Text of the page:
The academy’s response to the state of the human condition as a consequence of the fall was to advocate the particular approach of experimental natural philosophy.
Robert Hooke who became the first curator of experiments for the royal society says in his preface to his famous Micrographia in 1665:
‘By the addition of such artificial Instruments and methods, there may be, in some manner, a reparation made for the mischiefs, and imperfection, mankind has drawn upon it self, by negligence, and intemperance, and a wilful and superstitious deserting the Prescripts and Rules of Nature, whereby every man, both from a deriv'd corruption, innate and born with him, and from his breeding and converse with men, Is very subject to slip into all sorts of errors…The only way which now remains for us to recover some degree of those former perfections, seems to be, by rectifying the operations of the Sense, the Memory, and Reason, since upon the evidence, the strength, the integrity, and the right correspondence of all these, all the light, by which our actions are to be guided, is to be renewed, and all our command over things is to be establish’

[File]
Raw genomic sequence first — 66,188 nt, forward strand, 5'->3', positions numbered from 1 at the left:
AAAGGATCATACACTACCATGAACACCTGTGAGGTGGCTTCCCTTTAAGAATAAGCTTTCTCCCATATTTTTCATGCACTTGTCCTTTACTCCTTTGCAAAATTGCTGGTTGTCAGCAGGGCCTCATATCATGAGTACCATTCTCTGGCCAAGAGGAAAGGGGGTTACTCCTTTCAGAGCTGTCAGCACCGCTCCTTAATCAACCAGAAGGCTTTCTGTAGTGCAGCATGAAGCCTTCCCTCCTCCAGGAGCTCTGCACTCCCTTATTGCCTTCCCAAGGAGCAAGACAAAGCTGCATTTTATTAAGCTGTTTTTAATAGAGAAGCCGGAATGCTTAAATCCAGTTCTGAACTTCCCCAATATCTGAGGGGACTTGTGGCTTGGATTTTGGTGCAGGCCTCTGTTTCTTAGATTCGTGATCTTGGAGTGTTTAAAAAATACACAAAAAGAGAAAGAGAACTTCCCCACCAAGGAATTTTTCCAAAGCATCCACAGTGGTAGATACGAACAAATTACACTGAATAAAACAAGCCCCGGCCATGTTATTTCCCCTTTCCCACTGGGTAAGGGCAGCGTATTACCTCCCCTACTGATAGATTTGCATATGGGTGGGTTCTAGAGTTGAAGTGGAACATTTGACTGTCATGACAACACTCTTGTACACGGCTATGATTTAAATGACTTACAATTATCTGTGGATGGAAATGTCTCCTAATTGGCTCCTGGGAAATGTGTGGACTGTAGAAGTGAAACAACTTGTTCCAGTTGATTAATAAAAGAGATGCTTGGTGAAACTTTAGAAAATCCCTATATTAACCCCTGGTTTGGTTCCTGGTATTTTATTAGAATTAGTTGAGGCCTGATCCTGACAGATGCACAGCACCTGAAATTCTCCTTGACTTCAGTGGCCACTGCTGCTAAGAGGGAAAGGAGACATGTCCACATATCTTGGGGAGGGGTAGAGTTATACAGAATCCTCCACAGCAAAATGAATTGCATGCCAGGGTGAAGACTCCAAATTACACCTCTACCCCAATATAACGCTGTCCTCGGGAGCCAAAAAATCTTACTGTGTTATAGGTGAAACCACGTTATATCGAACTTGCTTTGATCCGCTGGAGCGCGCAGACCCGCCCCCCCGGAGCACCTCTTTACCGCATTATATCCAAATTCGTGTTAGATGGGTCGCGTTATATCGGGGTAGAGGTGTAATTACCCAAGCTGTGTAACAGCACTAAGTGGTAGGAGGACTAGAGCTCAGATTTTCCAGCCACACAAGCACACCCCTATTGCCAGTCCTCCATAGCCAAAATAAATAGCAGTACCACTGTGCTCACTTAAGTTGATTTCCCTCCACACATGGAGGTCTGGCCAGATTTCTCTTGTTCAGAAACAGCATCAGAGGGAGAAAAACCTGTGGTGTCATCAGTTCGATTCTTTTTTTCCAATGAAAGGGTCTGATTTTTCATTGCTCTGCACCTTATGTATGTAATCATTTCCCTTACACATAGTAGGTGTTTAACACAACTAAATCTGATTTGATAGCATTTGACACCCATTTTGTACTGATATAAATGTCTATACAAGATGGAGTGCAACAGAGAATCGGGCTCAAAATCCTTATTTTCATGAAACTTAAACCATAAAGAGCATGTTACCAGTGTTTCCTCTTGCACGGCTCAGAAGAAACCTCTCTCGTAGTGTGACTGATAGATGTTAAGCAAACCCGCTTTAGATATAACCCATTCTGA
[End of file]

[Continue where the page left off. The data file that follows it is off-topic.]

Such thinking was far from being the preserve of the English. In Catholic France the philosopher and mathematician Blaise Pascal, claimed that while we have aspirations to perfect knowledge we are acutely conscious that we fall well short:
‘The point is that if man had never been corrupted, he would, in his innocence, confidently enjoy both truth and felicity, and, if man had never been anything but corrupt, he would have no idea either of truth or bliss. But unhappy as we are (and we should be less so if there were no element of greatness in our condition) we have an idea of happiness but we cannot attain it. We perceive an image of the truth and possess nothing but falsehood’
In another example, the Cartesian philosopher Nicholas Malebranche titled his book ‘Concerning the Search after Truth - In which is treated the nature of the human mind and the use that must be made of it to avoid error in the sciences’. His emphasis was on the need to identify error, the assumption being that as fallen beings we are naturally prone to it. By understanding the initial conditions of Adam we will be in a position to set up structures to ameliorate the consequences of the fall.